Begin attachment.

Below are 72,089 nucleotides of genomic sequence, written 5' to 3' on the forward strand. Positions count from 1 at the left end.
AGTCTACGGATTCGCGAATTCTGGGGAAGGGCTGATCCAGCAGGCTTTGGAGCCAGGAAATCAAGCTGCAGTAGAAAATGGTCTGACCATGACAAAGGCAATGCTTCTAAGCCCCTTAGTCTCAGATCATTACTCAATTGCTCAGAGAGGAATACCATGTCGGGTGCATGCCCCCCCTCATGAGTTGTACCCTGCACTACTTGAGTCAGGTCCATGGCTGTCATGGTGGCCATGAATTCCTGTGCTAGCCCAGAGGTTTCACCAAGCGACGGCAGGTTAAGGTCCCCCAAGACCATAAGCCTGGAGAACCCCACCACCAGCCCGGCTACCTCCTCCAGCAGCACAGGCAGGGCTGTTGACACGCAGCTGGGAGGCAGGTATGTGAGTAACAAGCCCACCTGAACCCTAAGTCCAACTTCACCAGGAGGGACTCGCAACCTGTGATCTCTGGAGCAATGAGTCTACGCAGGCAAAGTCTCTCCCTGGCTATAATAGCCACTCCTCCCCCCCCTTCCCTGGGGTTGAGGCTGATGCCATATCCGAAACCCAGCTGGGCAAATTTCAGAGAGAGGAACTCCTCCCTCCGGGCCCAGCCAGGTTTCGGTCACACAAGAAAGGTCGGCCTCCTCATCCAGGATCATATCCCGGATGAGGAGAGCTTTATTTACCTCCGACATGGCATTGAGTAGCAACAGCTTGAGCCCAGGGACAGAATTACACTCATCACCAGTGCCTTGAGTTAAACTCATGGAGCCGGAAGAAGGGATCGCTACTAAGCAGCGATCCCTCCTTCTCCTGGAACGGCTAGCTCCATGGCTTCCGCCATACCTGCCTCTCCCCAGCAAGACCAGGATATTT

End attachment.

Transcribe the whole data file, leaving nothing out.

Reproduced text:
Below are 72,089 nucleotides of genomic sequence, written 5' to 3' on the forward strand. Positions count from 1 at the left end.
AGTCTACGGATTCGCGAATTCTGGGGAAGGGCTGATCCAGCAGGCTTTGGAGCCAGGAAATCAAGCTGCAGTAGAAAATGGTCTGACCATGACAAAGGCAATGCTTCTAAGCCCCTTAGTCTCAGATCATTACTCAATTGCTCAGAGAGGAATACCATGTCGGGTGCATGCCCCCCCTCATGAGTTGTACCCTGCACTACTTGAGTCAGGTCCATGGCTGTCATGGTGGCCATGAATTCCTGTGCTAGCCCAGAGGTTTCACCAAGCGACGGCAGGTTAAGGTCCCCCAAGACCATAAGCCTGGAGAACCCCACCACCAGCCCGGCTACCTCCTCCAGCAGCACAGGCAGGGCTGTTGACACGCAGCTGGGAGGCAGGTATGTGAGTAACAAGCCCACCTGAACCCTAAGTCCAACTTCACCAGGAGGGACTCGCAACCTGTGATCTCTGGAGCAATGAGTCTACGCAGGCAAAGTCTCTCCCTGGCTATAATAGCCACTCCTCCCCCCCCTTCCCTGGGGTTGAGGCTGATGCCATATCCGAAACCCAGCTGGGCAAATTTCAGAGAGAGGAACTCCTCCCTCCGGGCCCAGCCAGGTTTCGGTCACACAAGAAAGGTCGGCCTCCTCATCCAGGATCATATCCCGGATGAGGAGAGCTTTATTTACCTCCGACATGGCATTGAGTAGCAACAGCTTGAGCCCAGGGACAGAATTACACTCATCACCAGTGCCTTGAGTTAAACTCATGGAGCCGGAAGAAGGGATCGCTACTAAGCAGCGATCCCTCCTTCTCCTGGAACGGCTAGCTCCATGGCTTCCGCCATACCTGCCTCTCCCCAGCAAGACCAGGATATTT